I was 13 years old. The Beatles were everywhere. I had a poster
on my wall. I liked John the best. There were trading cards with gum in them,
magazines, Beatles' shirts, boots, pants, wigs... It was a Beatles' world.
Then the movie came out. We had all seen the Elvis movies, the Cliff Richard
movies... They were crummy but they had rock 'n' roll in them...sort of. The
stars were removed from their roles as rock 'n' rollers and turned into students
on vacation, or roustabouts, or happy-go-lucky kids who just happened to sing.
So, when they burst into song at the drop of a hat... it was just part of
a long tradition of the musical.
That's the way Hollywood deals with something new... it puts it into a comfortable box with a new coat of paint. The Beatles were different. The Hollywood producers figured they only had a short life-span, so when it came time to make a movie they said, "Get it out fast! Make it different! And make sure you get a soundtrack!" What geniuses Walter Shenson and United Artists proved to be!
First they hired an unknown director (Richard Lester) who was American but had worked with legendary British funny-men the Goons. Then they commissioned a script by a Welsh Liverpudlian (Alun Owen) who understood life in Liverpool, and knew the dialect and the rhythms of Beatles' speech. They let the Beatles write their own songs. They kept the budget tight, so they could only afford to shoot in black & white. And they allowed the Beatles to be... the Beatles. Four lads from Liverpool, who were going to London to appear on a show on the tellie. It was perfect.
Until the Beatles broke in North America, I have no memory of the radio at all. My parents listened to it. My grandparents. Okay, Friday night we might gather 'round to hear the Floyd Patterson/Ingmar Johansen fight. Or the World Series...sure we'd listen to that! But music? Not much, except some guys named Bobbie or Frankie singing boring songs. On television it was Westerns and variety shows with dancing bears. The Beatles changed all that. When A Hard Day's Night came out...they changed movies too.
I remember lining up with dozens of other teenagers at the Palace Theater. It was one of those big rococo places with a huge balcony and chandeliers that had been a burlesque house. It was beautiful. We swarmed the place. The management, to appease the youngsters, had made it a double bill. Lonely Boy, a National Film Board documentary about Paul Anka, was on first. It was clear that they just didn't have a clue. We laughed, heckled and jeered poor adolescent Paul. Finally the lights went down again, the screen was black... CHANG!!! "It's been a Hard Day's Night and I've been working like a dog..." Actual Beatles running down the street...falling...chased by teenaged girls...just like the girls who were screaming at the top of their lungs in the Palace Theater. Wait a minute! These weren't real Beatles...they were shadows of Beatles, images of Beatles. It was a movie. And yet they were screaming just as loud, on the edge of their seats, every bit as eager to see this film as they would have been had the boys themselves been on the stage. It was incredible.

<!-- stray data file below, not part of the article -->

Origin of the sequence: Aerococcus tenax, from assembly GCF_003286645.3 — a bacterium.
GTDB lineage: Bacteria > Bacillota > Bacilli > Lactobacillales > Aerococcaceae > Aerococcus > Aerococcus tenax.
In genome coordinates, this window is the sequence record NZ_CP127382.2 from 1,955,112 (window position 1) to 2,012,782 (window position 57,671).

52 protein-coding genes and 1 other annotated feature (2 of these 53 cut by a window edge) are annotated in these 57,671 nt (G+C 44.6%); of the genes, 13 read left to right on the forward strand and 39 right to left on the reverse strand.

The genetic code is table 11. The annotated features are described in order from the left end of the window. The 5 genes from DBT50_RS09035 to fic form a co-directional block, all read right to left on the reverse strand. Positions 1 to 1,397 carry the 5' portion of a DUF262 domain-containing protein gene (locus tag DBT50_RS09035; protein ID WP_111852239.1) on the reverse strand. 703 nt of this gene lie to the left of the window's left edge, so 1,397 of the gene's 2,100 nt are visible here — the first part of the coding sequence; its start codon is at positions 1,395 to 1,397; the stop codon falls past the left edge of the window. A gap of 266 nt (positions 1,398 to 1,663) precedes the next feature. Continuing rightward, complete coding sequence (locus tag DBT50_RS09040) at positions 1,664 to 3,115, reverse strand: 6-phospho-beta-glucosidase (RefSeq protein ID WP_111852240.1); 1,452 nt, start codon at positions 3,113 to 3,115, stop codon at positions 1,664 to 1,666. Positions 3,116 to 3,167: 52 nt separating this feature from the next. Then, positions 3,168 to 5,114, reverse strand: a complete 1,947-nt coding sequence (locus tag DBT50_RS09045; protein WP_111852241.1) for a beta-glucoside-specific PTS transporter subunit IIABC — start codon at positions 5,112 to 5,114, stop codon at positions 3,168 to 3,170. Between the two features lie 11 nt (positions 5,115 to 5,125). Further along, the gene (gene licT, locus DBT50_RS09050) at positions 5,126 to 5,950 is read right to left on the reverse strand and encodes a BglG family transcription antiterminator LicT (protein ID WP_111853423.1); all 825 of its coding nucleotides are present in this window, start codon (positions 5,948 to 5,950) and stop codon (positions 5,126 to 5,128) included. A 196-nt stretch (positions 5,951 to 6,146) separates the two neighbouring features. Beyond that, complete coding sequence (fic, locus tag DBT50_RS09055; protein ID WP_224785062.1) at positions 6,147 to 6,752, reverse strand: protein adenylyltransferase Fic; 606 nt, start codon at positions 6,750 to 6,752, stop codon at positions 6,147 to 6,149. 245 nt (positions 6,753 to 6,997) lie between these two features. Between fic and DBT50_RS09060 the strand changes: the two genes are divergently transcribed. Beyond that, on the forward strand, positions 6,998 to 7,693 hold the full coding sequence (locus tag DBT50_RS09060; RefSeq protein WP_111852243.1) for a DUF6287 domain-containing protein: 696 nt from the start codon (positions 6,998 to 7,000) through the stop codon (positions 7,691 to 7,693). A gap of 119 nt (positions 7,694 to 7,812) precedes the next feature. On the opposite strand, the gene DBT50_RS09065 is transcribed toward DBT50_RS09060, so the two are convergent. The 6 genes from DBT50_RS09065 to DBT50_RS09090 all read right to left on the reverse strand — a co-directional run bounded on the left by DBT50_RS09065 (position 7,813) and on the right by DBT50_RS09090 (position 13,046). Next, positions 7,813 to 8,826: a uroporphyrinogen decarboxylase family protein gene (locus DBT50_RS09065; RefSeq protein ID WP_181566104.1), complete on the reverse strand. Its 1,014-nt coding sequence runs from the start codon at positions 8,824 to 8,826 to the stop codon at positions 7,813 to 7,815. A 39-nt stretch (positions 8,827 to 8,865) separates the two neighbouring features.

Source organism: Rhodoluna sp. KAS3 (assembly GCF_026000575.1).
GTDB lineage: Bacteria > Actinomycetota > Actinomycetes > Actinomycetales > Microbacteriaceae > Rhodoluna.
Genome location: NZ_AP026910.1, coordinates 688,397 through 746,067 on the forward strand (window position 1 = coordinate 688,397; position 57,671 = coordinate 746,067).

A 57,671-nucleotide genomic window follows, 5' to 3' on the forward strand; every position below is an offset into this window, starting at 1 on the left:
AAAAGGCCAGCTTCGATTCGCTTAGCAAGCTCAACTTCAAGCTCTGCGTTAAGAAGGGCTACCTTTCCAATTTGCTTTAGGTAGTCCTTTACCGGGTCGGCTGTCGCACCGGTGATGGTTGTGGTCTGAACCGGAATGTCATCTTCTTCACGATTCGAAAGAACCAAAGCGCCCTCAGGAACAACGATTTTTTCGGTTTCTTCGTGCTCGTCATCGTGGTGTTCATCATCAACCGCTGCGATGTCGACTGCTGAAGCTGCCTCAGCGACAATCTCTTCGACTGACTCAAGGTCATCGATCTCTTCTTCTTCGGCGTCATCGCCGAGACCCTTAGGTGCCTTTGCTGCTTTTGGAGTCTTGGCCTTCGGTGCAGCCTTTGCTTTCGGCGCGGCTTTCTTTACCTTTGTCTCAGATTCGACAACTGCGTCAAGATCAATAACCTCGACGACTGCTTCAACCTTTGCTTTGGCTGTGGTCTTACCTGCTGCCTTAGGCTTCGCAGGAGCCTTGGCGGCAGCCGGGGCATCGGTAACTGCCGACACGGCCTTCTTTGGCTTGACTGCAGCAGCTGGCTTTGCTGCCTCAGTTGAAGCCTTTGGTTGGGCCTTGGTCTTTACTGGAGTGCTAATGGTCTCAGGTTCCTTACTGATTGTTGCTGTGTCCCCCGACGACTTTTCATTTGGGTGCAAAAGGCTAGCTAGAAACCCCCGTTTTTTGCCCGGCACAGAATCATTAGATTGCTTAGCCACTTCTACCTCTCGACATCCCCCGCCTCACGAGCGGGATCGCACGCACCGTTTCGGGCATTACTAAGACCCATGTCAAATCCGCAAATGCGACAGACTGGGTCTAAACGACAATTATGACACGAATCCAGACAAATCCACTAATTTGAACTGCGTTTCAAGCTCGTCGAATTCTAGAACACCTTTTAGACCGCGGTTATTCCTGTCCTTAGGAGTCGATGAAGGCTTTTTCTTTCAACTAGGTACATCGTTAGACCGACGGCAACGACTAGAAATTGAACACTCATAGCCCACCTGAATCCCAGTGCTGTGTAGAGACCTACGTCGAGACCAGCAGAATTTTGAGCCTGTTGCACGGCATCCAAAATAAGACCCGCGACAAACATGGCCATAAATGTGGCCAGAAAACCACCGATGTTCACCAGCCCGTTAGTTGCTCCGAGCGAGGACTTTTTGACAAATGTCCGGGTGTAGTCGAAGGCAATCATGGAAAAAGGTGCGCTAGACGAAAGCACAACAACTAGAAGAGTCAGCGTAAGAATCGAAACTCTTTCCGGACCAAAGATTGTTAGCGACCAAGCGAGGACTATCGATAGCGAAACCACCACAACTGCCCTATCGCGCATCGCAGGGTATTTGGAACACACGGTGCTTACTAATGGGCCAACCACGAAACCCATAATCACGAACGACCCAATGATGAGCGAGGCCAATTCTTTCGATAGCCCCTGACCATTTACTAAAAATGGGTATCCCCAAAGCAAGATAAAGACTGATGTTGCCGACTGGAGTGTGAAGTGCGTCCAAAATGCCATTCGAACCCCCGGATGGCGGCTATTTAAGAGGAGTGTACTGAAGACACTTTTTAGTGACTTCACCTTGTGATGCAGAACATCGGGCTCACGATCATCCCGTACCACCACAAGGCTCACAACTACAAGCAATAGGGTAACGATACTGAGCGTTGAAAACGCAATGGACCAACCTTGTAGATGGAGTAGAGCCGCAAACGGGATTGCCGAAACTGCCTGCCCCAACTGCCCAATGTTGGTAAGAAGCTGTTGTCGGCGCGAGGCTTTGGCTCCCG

I had to sit through the film twice to hear all the dialogue. The supper show was a bit quieter, but only a bit. I'll never forget this experience, and as I speak with people my age, I discover that many of them have exactly the same memory. They were different times.
Almost 40 years later, A Hard Day's Night has been released on DVD, on a 2-disc set complete with interviews and featurettes, and color pictures...but the excitement is not in hearing George Martin discuss the recording of the soundtrack, or Lionel Blair telling how he choreographed the dance, or poor sad Alun Owen discussing the script. The excitement is still there, captured in fleeting shadows, of four young men who changed the way we would hear music, how we would look at movies, forever.
I found myself counting down the days to the release of the DVD. I had an old VHS copy that was mastered from a poor print and left much to be desired. When they first announced the DVD, it was to have been for March 2002. Then the expected date vanished, and hopes faded. After all, Let It Be has never been released officially except on a laserdisc copy of a scratched working print. Finally they started saying August, September, end of September...then October 1st. I bought it on the day of release, before lunch. I told my family I was using the TV Tuesday night - not to make any plans! I was not disappointed.
Remastered from a pristine print, with DVD quality sound, this is a tribute to the collaborative art that is film-making. Lester's avant-garde angles and quick cuts, Owens' witty script, fabulously droll performances by Victor Spinelli and Wilfred Brambell... And the Beatles! John, Paul, Ringo and George are extraordinary. So young, fresh-faced, ready to take on the world. Then there's the music! I felt like a teenager again.
Then I started noticing things. Little things like George Harrison with a cigarette in many scenes. Things like John Lennon looking so vital. Ringo walking the streets, all by himself. Of course, Paul "ever young" McCartney. I felt a small tear in my eye. In Canada, the packaging has both English and French language. The French title is translated "Four Boys in the Wind". How appropriate!
I am 51 years old. The Beatles are everywhere. John Lennon's Mind Games was re-issued on CD this week. George Harrison's last new recordings are due to be released in November. Two weeks after that, Paul McCartney will release a DVD and CD of the "Driving USA Tour", and he's still out there touring today! Ringo Starr is walking the streets, all by himself, somewhere. You can recapture the excitement, you can see the beginning of the myth...on this stunning new version of A Hard Day's Night, and it's very funny to boot!